Dismissal due to gross misconduct
Dismissal due to misconduct at work is not, of itself, unfair. Still, to minimise the risk of a claim for unfair dismissal, the employer must act reasonably and fairly at all times when making a decision to dismiss.
Under the Employment Rights Act 1996, an employee’s conduct, and where this falls short of what is deemed as acceptable in the workplace, is a potentially fair reason for dismissal. Still, even where the employer can clearly establish some misconduct on the part of the employee, the decision to terminate their employment will only be deemed fair if they acted reasonably in all the circumstances in treating the misconduct in question as a sufficient reason to dismiss.
There is no legal definition of ‘reasonableness’, where various factors may be taken into account by an employment tribunal in determining whether or not the employer acted reasonably throughout the disciplinary and dismissal process. These could include whether or not they followed a fair disciplinary procedure. In its overall assessment of reasonableness, the tribunal will also look at whether any dismissal decision fell within a range of reasonable responses available to the employer. This can include any previous decision-making, and whether the decision to dismiss is consistent with decisions made about other employees.
Even in cases where the conduct complained of is so serious that it arguably justifies a decision to summarily dismiss an employee, the employer must still fully investigate the circumstances and provide the employee with the chance to defend any allegations of gross misconduct.
A failure to follow a fair disciplinary and dismissal procedure, and to act reasonably in all the circumstances, may result in a finding of unfair dismissal for which the employer will be ordered to pay damages to the employee. The employer may also be ordered to reinstate the former employee in their old job role, or to re-employ them in a different role within the organisation.
Can an employee be dismissed without notice?
Instant, or summary, dismissal is where an employee’s contract is terminated by dismissal without notice. This may only be lawful where the disciplinary issue is sufficiently serious to warrant ‘sidestepping’ the standard disciplinary process.
The employer must in all cases follow a fair procedure in dismissing an employee, regardless of the nature of the conduct, even where the allegation is of gross misconduct.
The organisation’s disciplinary policy should make clear what would be deemed gross misconduct, what the process is to handle the allegations and the potential sanctions.
The employee may be able to bring a tribunal claim if the employer’s grounds for instant dismissal did not equate to a fundamental breach of the employment contract and they were dismissed unlawfully without notice and without notice pay.
Can I claim for unfair dismissal?
Gross misconduct can be a lawful reason for your employer to dismiss you without notice and without payment in lieu of notice (PILON).
However, your employer has to follow a fair and correct process and come to a reasonable decision in the circumstances, or the dismissal could be deemed unfair, giving you the right to bring a tribunal claim.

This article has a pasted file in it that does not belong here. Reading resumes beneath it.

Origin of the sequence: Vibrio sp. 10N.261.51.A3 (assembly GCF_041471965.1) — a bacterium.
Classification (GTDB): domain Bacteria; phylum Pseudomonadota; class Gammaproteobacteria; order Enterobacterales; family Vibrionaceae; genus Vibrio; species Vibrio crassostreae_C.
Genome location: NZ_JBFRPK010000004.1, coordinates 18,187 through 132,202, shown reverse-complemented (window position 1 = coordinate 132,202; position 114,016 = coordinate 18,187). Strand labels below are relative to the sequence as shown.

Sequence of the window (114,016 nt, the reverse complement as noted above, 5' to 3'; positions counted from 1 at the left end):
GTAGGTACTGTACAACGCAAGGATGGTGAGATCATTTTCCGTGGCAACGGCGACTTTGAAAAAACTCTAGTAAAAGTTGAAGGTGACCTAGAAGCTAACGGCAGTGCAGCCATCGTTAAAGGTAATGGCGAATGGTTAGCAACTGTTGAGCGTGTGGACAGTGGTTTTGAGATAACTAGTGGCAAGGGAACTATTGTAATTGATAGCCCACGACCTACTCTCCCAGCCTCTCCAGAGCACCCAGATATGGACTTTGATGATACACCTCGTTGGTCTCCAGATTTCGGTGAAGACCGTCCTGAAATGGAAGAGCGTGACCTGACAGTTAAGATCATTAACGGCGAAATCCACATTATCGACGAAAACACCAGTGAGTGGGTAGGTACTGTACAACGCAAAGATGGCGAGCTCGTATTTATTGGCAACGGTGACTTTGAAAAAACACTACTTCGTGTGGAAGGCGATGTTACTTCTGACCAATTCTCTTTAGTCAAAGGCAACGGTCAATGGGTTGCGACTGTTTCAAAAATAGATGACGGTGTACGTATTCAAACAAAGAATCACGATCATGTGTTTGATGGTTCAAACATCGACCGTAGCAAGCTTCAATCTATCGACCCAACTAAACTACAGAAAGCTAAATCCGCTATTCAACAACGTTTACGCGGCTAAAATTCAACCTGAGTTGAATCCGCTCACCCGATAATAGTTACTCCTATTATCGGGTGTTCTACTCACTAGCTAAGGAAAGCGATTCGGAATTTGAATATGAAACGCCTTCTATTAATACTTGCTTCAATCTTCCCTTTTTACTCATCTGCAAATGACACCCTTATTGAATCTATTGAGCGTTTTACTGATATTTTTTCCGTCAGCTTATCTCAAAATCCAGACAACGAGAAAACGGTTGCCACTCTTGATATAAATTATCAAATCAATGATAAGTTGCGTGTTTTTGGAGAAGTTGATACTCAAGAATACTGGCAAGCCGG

You can only bring a claim for unfair dismissal if you have been employed for at least two years before you were unfairly dismissed or any notice was given.
For an unfair dismissal claim, the employment tribunal would not be looking at whether you were actually guilty of the misconduct. Tribunal proceedings will be focused on the conduct of the employer to determine whether its decision was reasonable and fair based on the findings.
The question would be whether your employer genuinely believed, and had reasonable grounds for believing, that you were guilty of the misconduct at the time, and at the time it held that belief, had carried out as much investigation as was reasonable in the circumstances.
You usually only have 3 months less one day from the date of your dismissal to bring your claim and you must also notify ACAS through the early conciliation service prior to starting the claim.
If you were dismissed without notice, you may also consider whether you have a claim for wrongful dismissal if the allegations against you were wrong. Wrongful dismissal applies where your employer has breached the employment contract. Failure to pay notice on the basis of incorrect allegations of gross misconduct could be grounds for wrongful dismissal.
If you think your dismissal was unfair or wrongful, it is best to take legal advice on your specific case to understand the best course of action for your circumstances. In most cases, employers and employees would prefer to avoid going to tribunal, and a negotiated settlement may offer a quicker and more favourable outcome for you.
How should I deal with allegations of misconduct?
While proven accusations of less serious misconduct might result in a formal warning, if you are found to have committed gross misconduct, you could be lawfully dismissed.
Your employer has to follow a fair and transparent process to investigate the matter and come to a fair and reasonable decision on what action to take against you, if any. ACAS provides guidelines which employers are expected to follow throughout disciplinary proceedings.
Your employer should have a written disciplinary policy in place which outlines the process for conducting disciplinary investigations and the sanctions that can be imposed.